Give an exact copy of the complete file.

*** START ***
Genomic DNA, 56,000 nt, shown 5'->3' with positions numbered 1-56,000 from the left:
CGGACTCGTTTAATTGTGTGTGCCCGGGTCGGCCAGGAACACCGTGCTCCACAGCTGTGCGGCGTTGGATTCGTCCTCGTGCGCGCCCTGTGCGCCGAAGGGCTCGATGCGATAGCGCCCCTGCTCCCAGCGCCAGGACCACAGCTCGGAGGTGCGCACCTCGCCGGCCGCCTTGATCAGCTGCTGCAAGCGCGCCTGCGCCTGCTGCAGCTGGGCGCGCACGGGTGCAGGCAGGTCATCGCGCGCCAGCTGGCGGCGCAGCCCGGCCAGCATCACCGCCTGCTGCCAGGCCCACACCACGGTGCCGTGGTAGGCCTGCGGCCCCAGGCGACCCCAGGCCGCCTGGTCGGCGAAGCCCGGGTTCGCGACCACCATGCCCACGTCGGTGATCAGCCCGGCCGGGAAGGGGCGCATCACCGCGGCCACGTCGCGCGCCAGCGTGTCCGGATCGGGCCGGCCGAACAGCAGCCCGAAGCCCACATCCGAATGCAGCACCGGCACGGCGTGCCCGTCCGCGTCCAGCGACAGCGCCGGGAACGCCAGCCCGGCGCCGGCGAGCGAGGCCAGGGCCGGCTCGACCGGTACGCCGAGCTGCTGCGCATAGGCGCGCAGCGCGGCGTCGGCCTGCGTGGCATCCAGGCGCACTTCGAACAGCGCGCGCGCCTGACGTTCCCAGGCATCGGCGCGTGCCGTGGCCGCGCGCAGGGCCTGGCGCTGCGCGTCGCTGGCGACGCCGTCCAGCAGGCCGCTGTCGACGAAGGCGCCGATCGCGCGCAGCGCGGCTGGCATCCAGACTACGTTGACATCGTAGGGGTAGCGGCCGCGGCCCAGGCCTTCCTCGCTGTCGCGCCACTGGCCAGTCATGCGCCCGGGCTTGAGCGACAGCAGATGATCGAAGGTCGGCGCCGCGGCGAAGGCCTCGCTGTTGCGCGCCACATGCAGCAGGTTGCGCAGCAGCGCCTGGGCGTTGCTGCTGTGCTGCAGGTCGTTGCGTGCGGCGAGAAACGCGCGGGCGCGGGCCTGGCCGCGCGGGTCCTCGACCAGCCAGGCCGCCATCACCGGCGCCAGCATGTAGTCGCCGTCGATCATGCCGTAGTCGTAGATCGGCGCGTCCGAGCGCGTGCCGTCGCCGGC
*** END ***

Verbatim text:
Genomic DNA, 56,000 nt, shown 5'->3' with positions numbered 1-56,000 from the left:
CGGACTCGTTTAATTGTGTGTGCCCGGGTCGGCCAGGAACACCGTGCTCCACAGCTGTGCGGCGTTGGATTCGTCCTCGTGCGCGCCCTGTGCGCCGAAGGGCTCGATGCGATAGCGCCCCTGCTCCCAGCGCCAGGACCACAGCTCGGAGGTGCGCACCTCGCCGGCCGCCTTGATCAGCTGCTGCAAGCGCGCCTGCGCCTGCTGCAGCTGGGCGCGCACGGGTGCAGGCAGGTCATCGCGCGCCAGCTGGCGGCGCAGCCCGGCCAGCATCACCGCCTGCTGCCAGGCCCACACCACGGTGCCGTGGTAGGCCTGCGGCCCCAGGCGACCCCAGGCCGCCTGGTCGGCGAAGCCCGGGTTCGCGACCACCATGCCCACGTCGGTGATCAGCCCGGCCGGGAAGGGGCGCATCACCGCGGCCACGTCGCGCGCCAGCGTGTCCGGATCGGGCCGGCCGAACAGCAGCCCGAAGCCCACATCCGAATGCAGCACCGGCACGGCGTGCCCGTCCGCGTCCAGCGACAGCGCCGGGAACGCCAGCCCGGCGCCGGCGAGCGAGGCCAGGGCCGGCTCGACCGGTACGCCGAGCTGCTGCGCATAGGCGCGCAGCGCGGCGTCGGCCTGCGTGGCATCCAGGCGCACTTCGAACAGCGCGCGCGCCTGACGTTCCCAGGCATCGGCGCGTGCCGTGGCCGCGCGCAGGGCCTGGCGCTGCGCGTCGCTGGCGACGCCGTCCAGCAGGCCGCTGTCGACGAAGGCGCCGATCGCGCGCAGCGCGGCTGGCATCCAGACTACGTTGACATCGTAGGGGTAGCGGCCGCGGCCCAGGCCTTCCTCGCTGTCGCGCCACTGGCCAGTCATGCGCCCGGGCTTGAGCGACAGCAGATGATCGAAGGTCGGCGCCGCGGCGAAGGCCTCGCTGTTGCGCGCCACATGCAGCAGGTTGCGCAGCAGCGCCTGGGCGTTGCTGCTGTGCTGCAGGTCGTTGCGTGCGGCGAGAAACGCGCGGGCGCGGGCCTGGCCGCGCGGGTCCTCGACCAGCCAGGCCGCCATCACCGGCGCCAGCATGTAGTCGCCGTCGATCATGCCGTAGTCGTAGATCGGCGCGTCCGAGCGCGTGCCGTCGCCGGC